News / Middle East

Tunisia's Islamists, Opposition Reach Deal on Premier

FILE - Hussein Abassi, head of Tunisia's UGTT union federation
FILE - Hussein Abassi, head of Tunisia's UGTT union federation
Reuters
Tunisia's ruling Islamists and opposition parties reached a deal on Thursday to name a new prime minister for a caretaker administration until elections next year as a way to end months of crisis, mediators said on Thursday.
 
Hussein Abassi, head of the powerful UGTT labor union negotiating between the two sides, said an accord had been reached, but details would only be given on Friday.
 
A deal on a new prime minister would clear the way for the current government to step down later this month and end turmoil that has threatened to upset Tunisia's transition to full democracy three years after its “Arab Spring” uprising.   
 
Seven major parties, including moderate Islamist party Ennahda and the main opposition bloc, the Nida Tounes party, held talks on Wednesday and negotiations continued through Thursday to work out a deal.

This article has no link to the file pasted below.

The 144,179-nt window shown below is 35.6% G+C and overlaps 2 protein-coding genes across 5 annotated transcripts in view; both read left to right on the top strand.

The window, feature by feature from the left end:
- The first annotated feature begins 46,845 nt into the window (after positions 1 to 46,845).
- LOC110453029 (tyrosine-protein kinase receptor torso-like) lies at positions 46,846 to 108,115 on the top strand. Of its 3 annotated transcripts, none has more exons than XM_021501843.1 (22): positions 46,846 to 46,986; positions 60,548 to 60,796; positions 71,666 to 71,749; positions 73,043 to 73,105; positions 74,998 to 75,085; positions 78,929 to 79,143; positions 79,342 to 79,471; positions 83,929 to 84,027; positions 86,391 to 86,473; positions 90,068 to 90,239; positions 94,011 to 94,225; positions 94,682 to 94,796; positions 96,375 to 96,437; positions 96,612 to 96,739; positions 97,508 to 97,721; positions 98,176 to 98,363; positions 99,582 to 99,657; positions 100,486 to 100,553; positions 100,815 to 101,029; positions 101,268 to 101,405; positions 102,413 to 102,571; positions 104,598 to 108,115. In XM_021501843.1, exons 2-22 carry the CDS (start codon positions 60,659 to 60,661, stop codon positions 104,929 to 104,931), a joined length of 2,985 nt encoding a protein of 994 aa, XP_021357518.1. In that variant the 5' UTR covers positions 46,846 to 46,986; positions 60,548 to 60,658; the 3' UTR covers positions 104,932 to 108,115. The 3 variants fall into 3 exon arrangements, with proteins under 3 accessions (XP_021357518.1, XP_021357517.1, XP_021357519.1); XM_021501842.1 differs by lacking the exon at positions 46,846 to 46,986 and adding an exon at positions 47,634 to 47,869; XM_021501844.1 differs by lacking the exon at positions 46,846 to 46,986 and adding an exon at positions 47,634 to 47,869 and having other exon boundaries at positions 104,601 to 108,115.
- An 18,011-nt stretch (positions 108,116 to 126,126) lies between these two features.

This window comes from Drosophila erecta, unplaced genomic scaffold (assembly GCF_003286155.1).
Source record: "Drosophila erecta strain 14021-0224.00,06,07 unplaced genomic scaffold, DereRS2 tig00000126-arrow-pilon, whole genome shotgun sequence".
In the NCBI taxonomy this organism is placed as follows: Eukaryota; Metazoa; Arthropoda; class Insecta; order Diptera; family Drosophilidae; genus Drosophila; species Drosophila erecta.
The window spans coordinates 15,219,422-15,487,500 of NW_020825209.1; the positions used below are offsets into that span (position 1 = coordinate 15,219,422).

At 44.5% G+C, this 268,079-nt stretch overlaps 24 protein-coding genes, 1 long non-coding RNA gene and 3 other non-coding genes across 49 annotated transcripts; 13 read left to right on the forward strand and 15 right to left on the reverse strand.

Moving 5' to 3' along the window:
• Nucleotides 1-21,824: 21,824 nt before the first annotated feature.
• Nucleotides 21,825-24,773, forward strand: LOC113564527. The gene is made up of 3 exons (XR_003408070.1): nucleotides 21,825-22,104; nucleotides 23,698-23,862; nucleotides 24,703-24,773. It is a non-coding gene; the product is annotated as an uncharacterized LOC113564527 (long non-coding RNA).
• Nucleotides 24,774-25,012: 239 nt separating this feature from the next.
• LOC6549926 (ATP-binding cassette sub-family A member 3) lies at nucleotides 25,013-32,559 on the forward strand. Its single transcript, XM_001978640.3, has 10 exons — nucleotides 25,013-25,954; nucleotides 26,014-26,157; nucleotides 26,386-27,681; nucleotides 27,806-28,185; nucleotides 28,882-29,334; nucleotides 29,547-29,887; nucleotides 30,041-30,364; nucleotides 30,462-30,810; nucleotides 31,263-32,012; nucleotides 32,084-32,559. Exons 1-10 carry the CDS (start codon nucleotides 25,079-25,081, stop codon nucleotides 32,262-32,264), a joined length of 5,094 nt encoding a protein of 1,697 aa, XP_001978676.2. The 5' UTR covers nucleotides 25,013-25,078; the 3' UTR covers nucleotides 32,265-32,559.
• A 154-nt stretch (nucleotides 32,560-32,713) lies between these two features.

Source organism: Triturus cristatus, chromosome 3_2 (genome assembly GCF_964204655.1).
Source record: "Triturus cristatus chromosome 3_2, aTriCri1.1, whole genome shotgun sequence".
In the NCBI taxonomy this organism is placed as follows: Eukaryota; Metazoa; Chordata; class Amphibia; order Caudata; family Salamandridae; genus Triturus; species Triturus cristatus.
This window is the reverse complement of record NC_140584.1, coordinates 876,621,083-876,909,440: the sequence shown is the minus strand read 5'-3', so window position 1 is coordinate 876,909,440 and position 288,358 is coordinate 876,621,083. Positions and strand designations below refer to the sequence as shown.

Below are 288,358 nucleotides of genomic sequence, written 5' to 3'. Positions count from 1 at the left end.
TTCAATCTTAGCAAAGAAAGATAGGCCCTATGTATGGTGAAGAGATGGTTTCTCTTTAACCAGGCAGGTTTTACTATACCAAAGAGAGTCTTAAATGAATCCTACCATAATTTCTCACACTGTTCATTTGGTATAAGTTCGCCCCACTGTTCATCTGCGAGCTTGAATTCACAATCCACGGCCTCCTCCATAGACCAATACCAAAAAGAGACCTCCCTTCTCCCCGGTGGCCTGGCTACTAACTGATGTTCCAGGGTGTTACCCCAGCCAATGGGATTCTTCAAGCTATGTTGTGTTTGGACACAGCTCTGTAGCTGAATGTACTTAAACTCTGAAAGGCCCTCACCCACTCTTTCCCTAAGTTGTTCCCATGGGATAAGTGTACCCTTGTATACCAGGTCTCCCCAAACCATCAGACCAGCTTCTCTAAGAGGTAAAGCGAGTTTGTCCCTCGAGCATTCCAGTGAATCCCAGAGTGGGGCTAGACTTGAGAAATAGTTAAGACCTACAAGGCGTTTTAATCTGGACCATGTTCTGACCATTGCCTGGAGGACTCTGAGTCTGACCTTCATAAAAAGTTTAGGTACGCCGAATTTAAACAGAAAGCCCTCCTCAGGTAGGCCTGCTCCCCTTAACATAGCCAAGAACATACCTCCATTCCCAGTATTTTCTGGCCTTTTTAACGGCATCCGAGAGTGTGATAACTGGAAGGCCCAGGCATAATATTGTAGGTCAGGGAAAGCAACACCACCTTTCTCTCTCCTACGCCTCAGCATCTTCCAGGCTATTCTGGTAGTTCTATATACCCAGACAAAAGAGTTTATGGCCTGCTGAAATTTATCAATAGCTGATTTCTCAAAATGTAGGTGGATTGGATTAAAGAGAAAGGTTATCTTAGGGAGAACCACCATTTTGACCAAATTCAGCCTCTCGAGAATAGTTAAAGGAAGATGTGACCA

FILE - Beji Caid Essebsi (C), former Tunisian PM and leader of Nida Touns (Call of Tunisia) secular party, leaves after talks between ruling Islamists and the opposition to pave the way for the formation of a transitional government, Tunis, Nov. 4, 2013.FILE - Beji Caid Essebsi (C), former Tunisian PM and leader of Nida Touns (Call of Tunisia) secular party, leaves after talks between ruling Islamists and the opposition to pave the way for the formation of a transitional government, Tunis, Nov. 4, 2013.
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FILE - Beji Caid Essebsi (C), former Tunisian PM and leader of Nida Touns (Call of Tunisia) secular party, leaves after talks between ruling Islamists and the opposition to pave the way for the formation of a transitional government, Tunis, Nov. 4, 2013.
FILE - Beji Caid Essebsi (C), former Tunisian PM and leader of Nida Touns (Call of Tunisia) secular party, leaves after talks between ruling Islamists and the opposition to pave the way for the formation of a transitional government, Tunis, Nov. 4, 2013.
Political parties are split over the role of Islam. Tunisia's economy is faltering and Islamist militants have carried out a series of attacks.
 
Under a deal brokered by the UGTT, Ennahda has agreed to step down but only once the two sides agree on a premier and a caretaker cabinet, finish their new constitution and set a date for elections next year.
 
Worries from Tunisia's international lenders about the country's deficit and the assassinations of two opposition leaders by Islamist militants earlier this year have increased pressure to reach an accord.

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